IMR Press / FBS / Volume 14 / Issue 1 / DOI: 10.31083/j.fbs1401008
Open Access Review
Aldehyde Dehydrogenase Enzyme Functions in Acute Leukemia Stem Cells
Show Less
1 Department of Computer Science, Eastern Connecticut State University, Willimantic, CT 06226, USA
2 Cancer Immunology & Immunotherapy Center, Saint Savas Cancer Hospital, 11522 Athens, Greece
3 First Department of Pediatrics, National and Kapodistrian University of Athens, 11527 Goudi-Athens, Greece
*Correspondence: (Spiros Vlahopoulos)
Academic Editor: Bela Ozsvari
Front. Biosci. (Schol Ed) 2022, 14(1), 8;
Submitted: 28 December 2021 | Revised: 23 February 2022 | Accepted: 25 February 2022 | Published: 8 March 2022
Copyright: © 2022 The Author(s). Published by IMR Press.
This is an open access article under the CC BY 4.0 license.

The enzymes that belong to the aldehyde dehydrogenase family are expressed in a variety of cells; yet activity of their main members characterizes stem cells, both normal and malignant. Several members of this family perform critical functions in stem cells, in general, and a few have been shown to have key roles in malignant tumors and their recurrence. In particular, ALDH1A1, which localizes to the cytosol and the nucleus, is an enzyme critical in cancer stem cells. In acute myeloid leukemia (AML), ALDH1A1 protects leukemia-initiating cells from a number of antineoplastic agents, and proves vital for the establishment of human AML xenografts in mice. ALDH2, which is located in mitochondria, has a major role in alcohol metabolism by clearing ethanol-derived acetaldehyde. Haematopoietic stem cells require ALDH2 for protection against acetaldehyde, which can cause damage to DNA, leading to insertions, deletions, chromosomal rearrangements, and translocations. Mutations compromise stem cell function, and thereby threaten blood homeostasis. We review here the potential of targeting the enzymatic activity of aldehyde dehydrogenases in acute leukemia.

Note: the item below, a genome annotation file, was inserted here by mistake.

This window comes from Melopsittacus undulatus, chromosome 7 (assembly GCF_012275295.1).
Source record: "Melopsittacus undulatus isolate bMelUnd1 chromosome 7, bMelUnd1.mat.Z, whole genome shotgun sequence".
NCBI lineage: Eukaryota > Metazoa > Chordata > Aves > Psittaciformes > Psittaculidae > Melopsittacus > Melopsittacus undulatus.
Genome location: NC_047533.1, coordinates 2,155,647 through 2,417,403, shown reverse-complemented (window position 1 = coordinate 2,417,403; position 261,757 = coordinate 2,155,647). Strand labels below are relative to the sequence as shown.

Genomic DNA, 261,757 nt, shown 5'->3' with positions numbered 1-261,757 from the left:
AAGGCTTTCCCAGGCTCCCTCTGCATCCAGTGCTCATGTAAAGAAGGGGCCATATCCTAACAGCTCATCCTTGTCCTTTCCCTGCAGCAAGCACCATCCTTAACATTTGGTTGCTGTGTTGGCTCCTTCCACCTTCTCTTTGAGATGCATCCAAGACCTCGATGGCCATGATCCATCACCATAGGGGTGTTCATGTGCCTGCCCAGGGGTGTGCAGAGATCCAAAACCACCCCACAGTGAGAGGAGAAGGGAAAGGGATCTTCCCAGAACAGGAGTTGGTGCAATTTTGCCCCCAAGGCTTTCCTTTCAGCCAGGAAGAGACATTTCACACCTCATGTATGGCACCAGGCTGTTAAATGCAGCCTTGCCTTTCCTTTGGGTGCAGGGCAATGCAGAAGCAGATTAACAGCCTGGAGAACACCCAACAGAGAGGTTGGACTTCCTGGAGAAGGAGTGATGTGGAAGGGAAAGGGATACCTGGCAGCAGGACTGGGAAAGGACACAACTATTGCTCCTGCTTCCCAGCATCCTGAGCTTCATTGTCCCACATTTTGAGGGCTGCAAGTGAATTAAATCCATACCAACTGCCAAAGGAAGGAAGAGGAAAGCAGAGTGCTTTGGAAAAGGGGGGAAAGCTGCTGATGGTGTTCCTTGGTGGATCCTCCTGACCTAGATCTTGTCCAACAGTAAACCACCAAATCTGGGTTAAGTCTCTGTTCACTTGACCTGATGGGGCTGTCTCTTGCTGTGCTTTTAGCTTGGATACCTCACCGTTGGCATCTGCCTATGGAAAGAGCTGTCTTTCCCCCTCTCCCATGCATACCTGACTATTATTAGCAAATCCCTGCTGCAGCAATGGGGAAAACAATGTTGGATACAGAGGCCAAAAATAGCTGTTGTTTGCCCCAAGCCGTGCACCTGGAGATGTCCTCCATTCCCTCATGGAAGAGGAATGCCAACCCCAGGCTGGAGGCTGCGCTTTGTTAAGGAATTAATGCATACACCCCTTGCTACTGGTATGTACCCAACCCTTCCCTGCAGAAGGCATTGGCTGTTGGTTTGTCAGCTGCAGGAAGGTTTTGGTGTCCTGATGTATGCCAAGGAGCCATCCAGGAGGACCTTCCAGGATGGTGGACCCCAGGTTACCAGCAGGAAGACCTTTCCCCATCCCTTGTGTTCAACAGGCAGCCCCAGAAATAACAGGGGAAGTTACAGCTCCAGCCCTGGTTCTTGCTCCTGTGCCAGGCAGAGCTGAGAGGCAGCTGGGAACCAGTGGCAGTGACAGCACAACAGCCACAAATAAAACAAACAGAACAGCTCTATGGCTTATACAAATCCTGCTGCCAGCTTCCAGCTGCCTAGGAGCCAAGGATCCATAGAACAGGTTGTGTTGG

aldehyde dehydrogenase
drug resistance
neoplastic stem cells
gene expression
Fig. 1.
Back to top